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FUTURE: Preparing for disaster: State, feds to create tsunami strategy guides for Calif. harbors

Source: cope-preparedness.org

USGS image illustrates maximum current speeds in knots for the Ports of Los Angeles and Long Beach generated during a tsunami scenario.

With the 50th anniversary of the devastating tsunami that killed a dozen people in Crescent City approaching, state and federal agencies have teamed up to create a preparedness playbook for each of California’s nearly 130 harbors.

Striking on March 27, 1964, the magnitude-9.2 Great Alaska Earthquake — also known as the Good Friday Earthquake — resulted in California’s deadliest tsunami, which killed 15 people on the West Coast and caused severe damage to several state harbors.

Rick Wilson of the California Geological Survey’s tsunami program said the state has a long history with the devastating waves.

”Since the 1800s, we’ve had over 100 tsunamis observed in California,” Wilson said. “Although most have been small, there have been 13 large enough to cause damage, especially to harbors.”

In order to prepare harbors for future events, the site-specific playbooks — created by the state geological survey in collaboration with the California Office of Emergency Services, the Federal Emergency Management Agency and several state universities, including Humboldt State University — will provide maps that lay out high-hazard areas under a number of different tsunami scenarios.

For each scenario, a corresponding response strategy will be given — whether it’s warning boats to remain offshore or preventing docks from being lifted off pilings.

Though two recent tsunamis — caused by the 2010 earthquake off the coast of Chile and the 2011 Tohoku earthquake off the coast of Japan — caused millions of dollars worth of damage at Crescent City and other California harbors, the events also created a scientific opportunity.

”Before those two events, we really didn’t have information about tsunamis along our coast,” Wilson said. “… It was priceless.”

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p style=”color: #000000;”>By obtaining video and data collected during the tsunamis, Wilson said they were able analyze currents and resulting effects, which “gave us the ability to model bigger scenarios” and “validate numerical models” that can be applied to various locations.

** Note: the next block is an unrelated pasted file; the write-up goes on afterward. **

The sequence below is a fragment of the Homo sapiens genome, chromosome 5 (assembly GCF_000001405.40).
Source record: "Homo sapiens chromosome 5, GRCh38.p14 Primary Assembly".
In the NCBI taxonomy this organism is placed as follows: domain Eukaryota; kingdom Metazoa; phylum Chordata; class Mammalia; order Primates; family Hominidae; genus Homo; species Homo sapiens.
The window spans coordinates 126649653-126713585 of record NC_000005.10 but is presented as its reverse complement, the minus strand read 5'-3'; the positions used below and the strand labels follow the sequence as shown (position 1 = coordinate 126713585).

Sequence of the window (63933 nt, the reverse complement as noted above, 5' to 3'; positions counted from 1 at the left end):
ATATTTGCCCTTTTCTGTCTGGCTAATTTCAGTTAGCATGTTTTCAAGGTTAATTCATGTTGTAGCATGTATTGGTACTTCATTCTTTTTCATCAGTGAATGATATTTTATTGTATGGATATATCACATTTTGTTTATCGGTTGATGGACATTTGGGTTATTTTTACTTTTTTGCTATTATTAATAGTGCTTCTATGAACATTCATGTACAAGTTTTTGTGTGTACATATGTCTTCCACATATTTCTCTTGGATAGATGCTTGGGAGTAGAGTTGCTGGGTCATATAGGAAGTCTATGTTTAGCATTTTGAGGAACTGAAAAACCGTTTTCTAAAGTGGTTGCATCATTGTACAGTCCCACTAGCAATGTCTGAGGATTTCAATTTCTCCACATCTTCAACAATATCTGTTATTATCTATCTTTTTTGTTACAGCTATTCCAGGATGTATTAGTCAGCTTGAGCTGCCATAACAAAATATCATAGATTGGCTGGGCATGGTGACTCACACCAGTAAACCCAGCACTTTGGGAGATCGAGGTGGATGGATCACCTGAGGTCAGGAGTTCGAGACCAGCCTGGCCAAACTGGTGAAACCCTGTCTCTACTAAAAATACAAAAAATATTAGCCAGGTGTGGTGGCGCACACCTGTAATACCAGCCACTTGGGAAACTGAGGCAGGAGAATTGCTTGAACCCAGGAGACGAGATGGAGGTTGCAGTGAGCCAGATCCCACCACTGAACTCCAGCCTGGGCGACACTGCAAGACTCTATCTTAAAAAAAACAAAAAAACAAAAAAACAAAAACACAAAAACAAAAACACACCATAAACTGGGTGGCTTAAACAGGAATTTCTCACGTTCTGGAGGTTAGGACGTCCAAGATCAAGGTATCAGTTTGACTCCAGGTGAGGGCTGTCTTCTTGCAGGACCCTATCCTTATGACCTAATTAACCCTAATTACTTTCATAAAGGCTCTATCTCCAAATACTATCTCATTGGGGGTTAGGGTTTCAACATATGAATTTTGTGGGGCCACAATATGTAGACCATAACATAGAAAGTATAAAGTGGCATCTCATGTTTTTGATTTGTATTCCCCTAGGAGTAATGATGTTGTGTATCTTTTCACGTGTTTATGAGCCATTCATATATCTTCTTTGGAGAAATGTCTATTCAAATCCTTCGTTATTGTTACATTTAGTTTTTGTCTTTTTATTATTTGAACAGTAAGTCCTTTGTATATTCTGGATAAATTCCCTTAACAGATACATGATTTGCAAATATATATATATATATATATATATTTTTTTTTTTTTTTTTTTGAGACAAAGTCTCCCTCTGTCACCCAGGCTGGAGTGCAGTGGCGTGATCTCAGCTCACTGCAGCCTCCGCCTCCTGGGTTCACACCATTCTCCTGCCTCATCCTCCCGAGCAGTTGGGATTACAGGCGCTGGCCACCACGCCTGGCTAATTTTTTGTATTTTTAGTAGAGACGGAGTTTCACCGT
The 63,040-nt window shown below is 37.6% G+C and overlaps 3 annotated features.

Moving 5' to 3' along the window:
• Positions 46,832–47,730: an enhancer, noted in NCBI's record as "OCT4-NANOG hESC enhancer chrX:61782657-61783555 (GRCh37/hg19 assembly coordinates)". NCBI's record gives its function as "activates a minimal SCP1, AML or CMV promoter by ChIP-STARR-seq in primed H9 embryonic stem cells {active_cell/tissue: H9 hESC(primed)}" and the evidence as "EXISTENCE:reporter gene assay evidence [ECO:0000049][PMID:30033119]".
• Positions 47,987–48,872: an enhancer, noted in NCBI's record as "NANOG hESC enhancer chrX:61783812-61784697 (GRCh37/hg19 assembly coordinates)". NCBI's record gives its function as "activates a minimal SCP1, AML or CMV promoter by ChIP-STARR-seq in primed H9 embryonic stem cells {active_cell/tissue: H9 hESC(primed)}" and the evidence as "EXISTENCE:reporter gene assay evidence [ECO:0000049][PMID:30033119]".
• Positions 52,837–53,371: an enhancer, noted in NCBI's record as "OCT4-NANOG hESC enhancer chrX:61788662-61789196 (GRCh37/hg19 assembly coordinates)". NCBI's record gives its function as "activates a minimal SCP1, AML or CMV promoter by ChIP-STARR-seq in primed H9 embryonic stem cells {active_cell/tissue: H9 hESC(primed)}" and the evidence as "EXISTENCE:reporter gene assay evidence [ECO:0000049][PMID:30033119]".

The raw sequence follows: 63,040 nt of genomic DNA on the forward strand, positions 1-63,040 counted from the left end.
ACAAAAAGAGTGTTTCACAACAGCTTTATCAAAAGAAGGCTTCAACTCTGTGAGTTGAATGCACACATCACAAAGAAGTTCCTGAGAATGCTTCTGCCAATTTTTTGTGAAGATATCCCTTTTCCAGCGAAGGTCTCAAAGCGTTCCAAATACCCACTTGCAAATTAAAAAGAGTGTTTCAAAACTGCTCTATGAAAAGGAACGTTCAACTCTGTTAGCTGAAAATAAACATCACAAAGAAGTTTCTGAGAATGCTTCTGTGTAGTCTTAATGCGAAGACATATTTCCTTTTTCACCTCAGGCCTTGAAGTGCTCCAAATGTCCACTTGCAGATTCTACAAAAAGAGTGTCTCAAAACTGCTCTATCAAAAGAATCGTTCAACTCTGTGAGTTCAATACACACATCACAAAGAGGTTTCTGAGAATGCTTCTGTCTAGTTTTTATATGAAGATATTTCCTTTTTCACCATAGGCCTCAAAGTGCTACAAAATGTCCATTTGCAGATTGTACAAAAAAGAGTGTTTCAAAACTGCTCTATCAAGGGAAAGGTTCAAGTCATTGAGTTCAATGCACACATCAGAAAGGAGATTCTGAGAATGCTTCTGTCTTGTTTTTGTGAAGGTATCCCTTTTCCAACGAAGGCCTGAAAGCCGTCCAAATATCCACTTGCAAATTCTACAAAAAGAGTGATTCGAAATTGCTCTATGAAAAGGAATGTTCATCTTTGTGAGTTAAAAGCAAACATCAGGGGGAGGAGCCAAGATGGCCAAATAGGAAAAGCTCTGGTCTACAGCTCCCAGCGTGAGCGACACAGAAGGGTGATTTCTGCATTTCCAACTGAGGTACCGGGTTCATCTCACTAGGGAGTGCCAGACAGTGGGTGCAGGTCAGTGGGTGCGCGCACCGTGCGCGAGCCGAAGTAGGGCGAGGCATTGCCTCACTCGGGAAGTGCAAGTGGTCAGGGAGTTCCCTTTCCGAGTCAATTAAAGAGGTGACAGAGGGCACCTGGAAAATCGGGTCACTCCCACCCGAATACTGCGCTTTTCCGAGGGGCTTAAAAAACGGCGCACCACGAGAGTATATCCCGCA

Read the rest of this article and find other worthy stories by visiting cope-preparedness.org

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Updated: May 11, 2014 — 12:17 pm

The Author

Rich Fleetwood

Rich is the founder of SurvivalRing, now in it's 20th year, author of multimedia CDs and DVDs, loves the outdoors, his family, his geeky skill-set, and lives in rural Missouri, just a few miles from the Big Muddy. Always ready to help others, he shares what he learns on multiple blogs, social sites, and more. With a background in preparedness and survival skills, training with county, state, and national organizations, and skills in all areas of media and on air experience in live radio and television, Rich is always thinking about the "big picture", when it comes to helping individuals and families prepare for life's little surprises. Since 1997, he has provided guidance, authentic government survival history, and commentary on why we all need to get ready for that fateful day in the future, when we have to get our hands dirty and step in to save the day. He is an award winning videographer (2005 Telly Award), has received state and national scholarly recognition (2006 New Century Scholar and All USA Academic Team), and is a natural with computers, technology, gadgets, small furry mammals, and anything on wheels. Rich likes making friends, solving problems, and creating solutions to everyday issues. He doesn't mind mixing things up, when there is a teaching moment ready to happen. As a constitutional conservative, he's staying quite busy these days. The SurvivalRing Radio Show at www.survivalringradio.com will be coming back SOON!

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